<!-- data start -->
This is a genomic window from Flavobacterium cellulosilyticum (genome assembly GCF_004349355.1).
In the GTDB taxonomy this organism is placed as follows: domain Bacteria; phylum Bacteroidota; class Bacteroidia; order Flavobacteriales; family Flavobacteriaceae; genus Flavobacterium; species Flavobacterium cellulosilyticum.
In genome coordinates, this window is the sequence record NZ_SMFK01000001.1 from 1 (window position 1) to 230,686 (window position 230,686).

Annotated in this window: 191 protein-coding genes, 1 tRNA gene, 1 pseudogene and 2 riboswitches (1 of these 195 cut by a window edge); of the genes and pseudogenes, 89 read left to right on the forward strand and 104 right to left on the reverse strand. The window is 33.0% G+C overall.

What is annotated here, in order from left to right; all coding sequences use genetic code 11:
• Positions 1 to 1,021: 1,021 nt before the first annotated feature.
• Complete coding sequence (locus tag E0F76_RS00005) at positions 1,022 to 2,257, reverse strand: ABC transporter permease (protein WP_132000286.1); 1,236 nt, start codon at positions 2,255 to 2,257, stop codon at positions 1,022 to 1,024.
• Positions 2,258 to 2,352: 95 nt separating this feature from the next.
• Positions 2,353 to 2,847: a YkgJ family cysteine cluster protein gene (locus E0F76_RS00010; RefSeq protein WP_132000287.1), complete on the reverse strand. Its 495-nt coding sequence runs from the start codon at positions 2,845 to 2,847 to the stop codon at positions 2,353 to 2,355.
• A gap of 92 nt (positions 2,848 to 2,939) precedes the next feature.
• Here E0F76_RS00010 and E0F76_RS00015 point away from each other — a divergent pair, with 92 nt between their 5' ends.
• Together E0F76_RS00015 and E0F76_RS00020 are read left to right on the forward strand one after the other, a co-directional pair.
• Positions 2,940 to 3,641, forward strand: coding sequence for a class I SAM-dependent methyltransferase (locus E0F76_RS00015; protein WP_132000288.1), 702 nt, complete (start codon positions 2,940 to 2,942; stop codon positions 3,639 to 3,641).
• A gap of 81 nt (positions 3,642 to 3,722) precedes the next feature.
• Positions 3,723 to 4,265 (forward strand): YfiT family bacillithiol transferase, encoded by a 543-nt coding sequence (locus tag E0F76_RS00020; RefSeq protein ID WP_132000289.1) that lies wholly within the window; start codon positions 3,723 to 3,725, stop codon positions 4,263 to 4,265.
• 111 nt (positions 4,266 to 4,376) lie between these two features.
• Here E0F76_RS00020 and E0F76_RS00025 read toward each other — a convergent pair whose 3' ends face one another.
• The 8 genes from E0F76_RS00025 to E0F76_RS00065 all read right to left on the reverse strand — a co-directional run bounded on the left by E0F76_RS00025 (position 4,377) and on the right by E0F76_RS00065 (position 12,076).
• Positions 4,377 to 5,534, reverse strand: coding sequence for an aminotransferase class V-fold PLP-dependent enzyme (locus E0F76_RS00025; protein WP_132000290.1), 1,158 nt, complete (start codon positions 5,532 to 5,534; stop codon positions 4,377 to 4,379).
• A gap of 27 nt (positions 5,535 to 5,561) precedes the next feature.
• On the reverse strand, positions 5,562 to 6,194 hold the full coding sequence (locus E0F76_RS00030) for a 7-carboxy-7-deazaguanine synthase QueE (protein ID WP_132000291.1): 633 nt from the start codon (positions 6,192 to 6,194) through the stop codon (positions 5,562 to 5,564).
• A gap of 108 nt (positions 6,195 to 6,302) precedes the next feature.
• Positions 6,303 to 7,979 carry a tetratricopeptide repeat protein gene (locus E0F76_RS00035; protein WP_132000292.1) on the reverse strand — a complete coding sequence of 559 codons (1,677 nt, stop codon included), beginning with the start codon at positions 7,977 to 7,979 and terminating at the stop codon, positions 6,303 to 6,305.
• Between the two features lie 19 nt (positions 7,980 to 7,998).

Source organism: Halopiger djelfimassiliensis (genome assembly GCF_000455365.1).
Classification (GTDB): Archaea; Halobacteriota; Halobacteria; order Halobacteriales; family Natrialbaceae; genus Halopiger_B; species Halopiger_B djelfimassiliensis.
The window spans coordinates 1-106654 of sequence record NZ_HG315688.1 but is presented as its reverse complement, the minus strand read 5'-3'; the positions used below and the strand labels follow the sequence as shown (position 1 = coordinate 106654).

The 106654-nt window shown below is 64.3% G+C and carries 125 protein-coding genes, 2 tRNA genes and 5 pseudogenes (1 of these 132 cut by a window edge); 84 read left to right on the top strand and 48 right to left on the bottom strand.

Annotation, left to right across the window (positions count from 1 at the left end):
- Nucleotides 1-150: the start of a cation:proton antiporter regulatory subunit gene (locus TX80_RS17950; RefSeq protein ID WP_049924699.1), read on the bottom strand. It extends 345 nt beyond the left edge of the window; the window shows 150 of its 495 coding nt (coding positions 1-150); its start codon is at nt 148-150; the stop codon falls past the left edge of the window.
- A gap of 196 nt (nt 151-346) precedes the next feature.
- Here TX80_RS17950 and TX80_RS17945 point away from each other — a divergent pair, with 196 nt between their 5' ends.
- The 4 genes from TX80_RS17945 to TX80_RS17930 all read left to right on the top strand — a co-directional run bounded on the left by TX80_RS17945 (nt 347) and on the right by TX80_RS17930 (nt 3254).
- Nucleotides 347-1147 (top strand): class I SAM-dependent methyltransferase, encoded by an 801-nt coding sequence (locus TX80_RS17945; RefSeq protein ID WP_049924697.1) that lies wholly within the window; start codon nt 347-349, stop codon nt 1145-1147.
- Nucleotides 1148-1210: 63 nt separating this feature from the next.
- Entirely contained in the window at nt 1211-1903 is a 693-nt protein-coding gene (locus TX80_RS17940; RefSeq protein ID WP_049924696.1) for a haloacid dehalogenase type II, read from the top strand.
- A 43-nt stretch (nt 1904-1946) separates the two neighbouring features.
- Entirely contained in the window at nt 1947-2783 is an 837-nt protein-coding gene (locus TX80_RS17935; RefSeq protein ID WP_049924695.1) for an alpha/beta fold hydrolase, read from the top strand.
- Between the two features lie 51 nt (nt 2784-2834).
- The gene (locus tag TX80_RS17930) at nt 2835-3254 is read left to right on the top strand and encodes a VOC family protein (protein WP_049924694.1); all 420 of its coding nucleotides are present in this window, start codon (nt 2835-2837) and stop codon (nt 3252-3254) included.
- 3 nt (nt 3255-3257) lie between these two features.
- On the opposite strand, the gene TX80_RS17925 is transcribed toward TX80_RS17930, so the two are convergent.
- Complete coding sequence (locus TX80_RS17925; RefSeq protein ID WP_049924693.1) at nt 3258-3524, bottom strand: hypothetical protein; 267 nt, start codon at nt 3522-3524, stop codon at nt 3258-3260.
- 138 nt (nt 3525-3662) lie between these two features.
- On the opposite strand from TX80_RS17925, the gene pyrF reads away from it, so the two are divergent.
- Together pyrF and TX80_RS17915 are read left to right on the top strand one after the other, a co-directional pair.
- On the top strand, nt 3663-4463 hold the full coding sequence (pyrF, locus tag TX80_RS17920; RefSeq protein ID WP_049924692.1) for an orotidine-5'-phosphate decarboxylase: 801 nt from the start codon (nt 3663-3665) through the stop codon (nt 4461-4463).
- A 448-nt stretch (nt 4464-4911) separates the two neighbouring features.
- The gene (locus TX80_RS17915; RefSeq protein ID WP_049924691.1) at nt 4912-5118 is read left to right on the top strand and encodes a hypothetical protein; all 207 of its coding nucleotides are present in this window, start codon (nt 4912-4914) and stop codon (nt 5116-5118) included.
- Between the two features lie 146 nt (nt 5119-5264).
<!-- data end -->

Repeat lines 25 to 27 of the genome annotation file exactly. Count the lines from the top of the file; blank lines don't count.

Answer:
Source organism: Halopiger djelfimassiliensis (genome assembly GCF_000455365.1).
Classification (GTDB): Archaea; Halobacteriota; Halobacteria; order Halobacteriales; family Natrialbaceae; genus Halopiger_B; species Halopiger_B djelfimassiliensis.
The window spans coordinates 1-106654 of sequence record NZ_HG315688.1 but is presented as its reverse complement, the minus strand read 5'-3'; the positions used below and the strand labels follow the sequence as shown (position 1 = coordinate 106654).